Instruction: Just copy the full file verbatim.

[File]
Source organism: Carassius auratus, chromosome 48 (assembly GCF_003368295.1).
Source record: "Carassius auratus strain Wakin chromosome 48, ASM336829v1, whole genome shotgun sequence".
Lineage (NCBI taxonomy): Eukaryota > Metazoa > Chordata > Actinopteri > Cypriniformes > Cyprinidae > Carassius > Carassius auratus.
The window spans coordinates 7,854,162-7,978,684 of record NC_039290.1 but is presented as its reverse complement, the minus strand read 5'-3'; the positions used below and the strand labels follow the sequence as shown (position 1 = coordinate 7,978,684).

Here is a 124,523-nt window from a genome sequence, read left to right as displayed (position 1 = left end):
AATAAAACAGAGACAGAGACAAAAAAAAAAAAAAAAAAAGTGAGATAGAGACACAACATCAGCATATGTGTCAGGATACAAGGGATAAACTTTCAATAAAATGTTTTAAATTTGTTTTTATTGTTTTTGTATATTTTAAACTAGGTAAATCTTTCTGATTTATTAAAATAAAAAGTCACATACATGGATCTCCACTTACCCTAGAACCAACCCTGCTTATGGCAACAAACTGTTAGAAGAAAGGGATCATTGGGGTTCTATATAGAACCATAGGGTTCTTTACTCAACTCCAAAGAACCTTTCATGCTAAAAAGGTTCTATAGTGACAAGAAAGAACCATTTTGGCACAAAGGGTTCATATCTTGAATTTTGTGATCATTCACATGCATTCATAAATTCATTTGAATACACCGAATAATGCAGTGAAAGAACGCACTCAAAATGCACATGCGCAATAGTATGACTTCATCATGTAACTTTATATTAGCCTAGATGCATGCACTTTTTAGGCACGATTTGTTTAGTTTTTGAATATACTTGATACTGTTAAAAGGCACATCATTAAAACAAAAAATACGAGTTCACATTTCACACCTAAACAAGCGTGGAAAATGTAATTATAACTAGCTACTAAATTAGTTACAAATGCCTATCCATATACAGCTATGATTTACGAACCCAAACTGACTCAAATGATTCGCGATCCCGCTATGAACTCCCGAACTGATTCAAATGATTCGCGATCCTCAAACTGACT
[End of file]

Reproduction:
Source organism: Carassius auratus, chromosome 48 (assembly GCF_003368295.1).
Source record: "Carassius auratus strain Wakin chromosome 48, ASM336829v1, whole genome shotgun sequence".
Lineage (NCBI taxonomy): Eukaryota > Metazoa > Chordata > Actinopteri > Cypriniformes > Cyprinidae > Carassius > Carassius auratus.
The window spans coordinates 7,854,162-7,978,684 of record NC_039290.1 but is presented as its reverse complement, the minus strand read 5'-3'; the positions used below and the strand labels follow the sequence as shown (position 1 = coordinate 7,978,684).

Here is a 124,523-nt window from a genome sequence, read left to right as displayed (position 1 = left end):
AATAAAACAGAGACAGAGACAAAAAAAAAAAAAAAAAAAGTGAGATAGAGACACAACATCAGCATATGTGTCAGGATACAAGGGATAAACTTTCAATAAAATGTTTTAAATTTGTTTTTATTGTTTTTGTATATTTTAAACTAGGTAAATCTTTCTGATTTATTAAAATAAAAAGTCACATACATGGATCTCCACTTACCCTAGAACCAACCCTGCTTATGGCAACAAACTGTTAGAAGAAAGGGATCATTGGGGTTCTATATAGAACCATAGGGTTCTTTACTCAACTCCAAAGAACCTTTCATGCTAAAAAGGTTCTATAGTGACAAGAAAGAACCATTTTGGCACAAAGGGTTCATATCTTGAATTTTGTGATCATTCACATGCATTCATAAATTCATTTGAATACACCGAATAATGCAGTGAAAGAACGCACTCAAAATGCACATGCGCAATAGTATGACTTCATCATGTAACTTTATATTAGCCTAGATGCATGCACTTTTTAGGCACGATTTGTTTAGTTTTTGAATATACTTGATACTGTTAAAAGGCACATCATTAAAACAAAAAATACGAGTTCACATTTCACACCTAAACAAGCGTGGAAAATGTAATTATAACTAGCTACTAAATTAGTTACAAATGCCTATCCATATACAGCTATGATTTACGAACCCAAACTGACTCAAATGATTCGCGATCCCGCTATGAACTCCCGAACTGATTCAAATGATTCGCGATCCTCAAACTGACT